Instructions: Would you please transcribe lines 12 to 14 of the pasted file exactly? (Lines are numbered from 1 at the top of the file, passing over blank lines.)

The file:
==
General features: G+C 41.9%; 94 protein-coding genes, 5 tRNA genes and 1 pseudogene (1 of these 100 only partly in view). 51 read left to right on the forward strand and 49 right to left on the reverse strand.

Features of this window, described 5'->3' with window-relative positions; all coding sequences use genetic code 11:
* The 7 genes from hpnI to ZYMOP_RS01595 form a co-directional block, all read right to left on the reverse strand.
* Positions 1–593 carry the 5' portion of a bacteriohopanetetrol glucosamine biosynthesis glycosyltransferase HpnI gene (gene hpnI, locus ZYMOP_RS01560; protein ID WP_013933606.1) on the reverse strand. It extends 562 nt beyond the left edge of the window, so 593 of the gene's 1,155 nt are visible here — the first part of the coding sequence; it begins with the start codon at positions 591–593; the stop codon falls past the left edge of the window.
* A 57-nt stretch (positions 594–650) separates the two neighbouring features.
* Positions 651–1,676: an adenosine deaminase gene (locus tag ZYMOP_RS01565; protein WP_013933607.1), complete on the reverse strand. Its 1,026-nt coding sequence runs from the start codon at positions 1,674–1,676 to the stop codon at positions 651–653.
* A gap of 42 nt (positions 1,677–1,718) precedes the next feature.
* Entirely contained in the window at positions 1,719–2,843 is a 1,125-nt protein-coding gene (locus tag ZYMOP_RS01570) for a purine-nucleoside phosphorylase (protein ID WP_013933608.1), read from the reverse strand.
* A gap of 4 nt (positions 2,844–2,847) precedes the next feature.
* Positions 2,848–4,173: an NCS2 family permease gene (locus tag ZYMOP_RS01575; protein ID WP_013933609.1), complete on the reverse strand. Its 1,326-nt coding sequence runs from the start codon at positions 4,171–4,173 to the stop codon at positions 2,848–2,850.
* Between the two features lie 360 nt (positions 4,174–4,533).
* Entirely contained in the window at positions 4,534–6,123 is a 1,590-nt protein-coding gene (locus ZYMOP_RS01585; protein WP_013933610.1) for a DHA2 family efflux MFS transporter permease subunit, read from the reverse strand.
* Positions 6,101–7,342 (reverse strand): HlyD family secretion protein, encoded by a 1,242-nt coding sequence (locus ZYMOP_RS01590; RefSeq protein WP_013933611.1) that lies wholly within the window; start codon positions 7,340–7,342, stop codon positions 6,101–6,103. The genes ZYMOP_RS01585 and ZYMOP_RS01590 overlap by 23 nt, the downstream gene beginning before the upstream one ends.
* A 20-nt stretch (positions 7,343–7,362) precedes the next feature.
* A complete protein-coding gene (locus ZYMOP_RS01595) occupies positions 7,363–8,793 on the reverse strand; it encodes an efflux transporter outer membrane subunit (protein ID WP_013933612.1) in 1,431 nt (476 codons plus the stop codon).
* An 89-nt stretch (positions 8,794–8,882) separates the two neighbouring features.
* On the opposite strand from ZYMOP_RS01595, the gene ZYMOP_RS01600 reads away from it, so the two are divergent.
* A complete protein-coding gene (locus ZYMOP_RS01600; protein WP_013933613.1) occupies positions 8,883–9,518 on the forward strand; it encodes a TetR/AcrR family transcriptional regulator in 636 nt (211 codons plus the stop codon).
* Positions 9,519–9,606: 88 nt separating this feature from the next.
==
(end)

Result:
* Entirely contained in the window at positions 4,534–6,123 is a 1,590-nt protein-coding gene (locus ZYMOP_RS01585; protein WP_013933610.1) for a DHA2 family efflux MFS transporter permease subunit, read from the reverse strand.
* Positions 6,101–7,342 (reverse strand): HlyD family secretion protein, encoded by a 1,242-nt coding sequence (locus ZYMOP_RS01590; RefSeq protein WP_013933611.1) that lies wholly within the window; start codon positions 7,340–7,342, stop codon positions 6,101–6,103. The genes ZYMOP_RS01585 and ZYMOP_RS01590 overlap by 23 nt, the downstream gene beginning before the upstream one ends.
* A 20-nt stretch (positions 7,343–7,362) precedes the next feature.